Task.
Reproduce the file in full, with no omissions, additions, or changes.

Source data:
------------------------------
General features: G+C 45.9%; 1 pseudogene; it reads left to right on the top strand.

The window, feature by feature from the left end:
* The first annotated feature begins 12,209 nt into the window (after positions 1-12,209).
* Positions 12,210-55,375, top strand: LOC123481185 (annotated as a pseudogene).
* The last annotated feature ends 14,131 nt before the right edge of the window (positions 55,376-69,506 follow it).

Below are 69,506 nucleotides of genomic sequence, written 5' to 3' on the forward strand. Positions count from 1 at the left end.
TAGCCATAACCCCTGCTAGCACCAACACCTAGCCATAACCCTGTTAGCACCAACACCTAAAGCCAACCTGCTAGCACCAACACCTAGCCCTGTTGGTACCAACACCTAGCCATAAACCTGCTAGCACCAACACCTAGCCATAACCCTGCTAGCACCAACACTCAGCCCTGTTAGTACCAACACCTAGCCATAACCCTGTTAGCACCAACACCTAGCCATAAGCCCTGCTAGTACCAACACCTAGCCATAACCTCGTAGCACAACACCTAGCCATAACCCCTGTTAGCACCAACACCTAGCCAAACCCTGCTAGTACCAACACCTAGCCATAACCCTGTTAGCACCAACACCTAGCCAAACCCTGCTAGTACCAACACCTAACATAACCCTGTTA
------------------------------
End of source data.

General features: G+C 45.9%; 1 pseudogene; it reads left to right on the top strand.

The window, feature by feature from the left end:
* The first annotated feature begins 12,209 nt into the window (after positions 1-12,209).
* Positions 12,210-55,375, top strand: LOC123481185 (annotated as a pseudogene).
* The last annotated feature ends 14,131 nt before the right edge of the window (positions 55,376-69,506 follow it).

Below are 69,506 nucleotides of genomic sequence, written 5' to 3' on the forward strand. Positions count from 1 at the left end.
TAGCCATAACCCCTGCTAGCACCAACACCTAGCCATAACCCTGTTAGCACCAACACCTAAAGCCAACCTGCTAGCACCAACACCTAGCCCTGTTGGTACCAACACCTAGCCATAAACCTGCTAGCACCAACACCTAGCCATAACCCTGCTAGCACCAACACTCAGCCCTGTTAGTACCAACACCTAGCCATAACCCTGTTAGCACCAACACCTAGCCATAAGCCCTGCTAGTACCAACACCTAGCCATAACCTCGTAGCACAACACCTAGCCATAACCCCTGTTAGCACCAACACCTAGCCAAACCCTGCTAGTACCAACACCTAGCCATAACCCTGTTAGCACCAACACCTAGCCAAACCCTGCTAGTACCAACACCTAACATAACCCTGTTA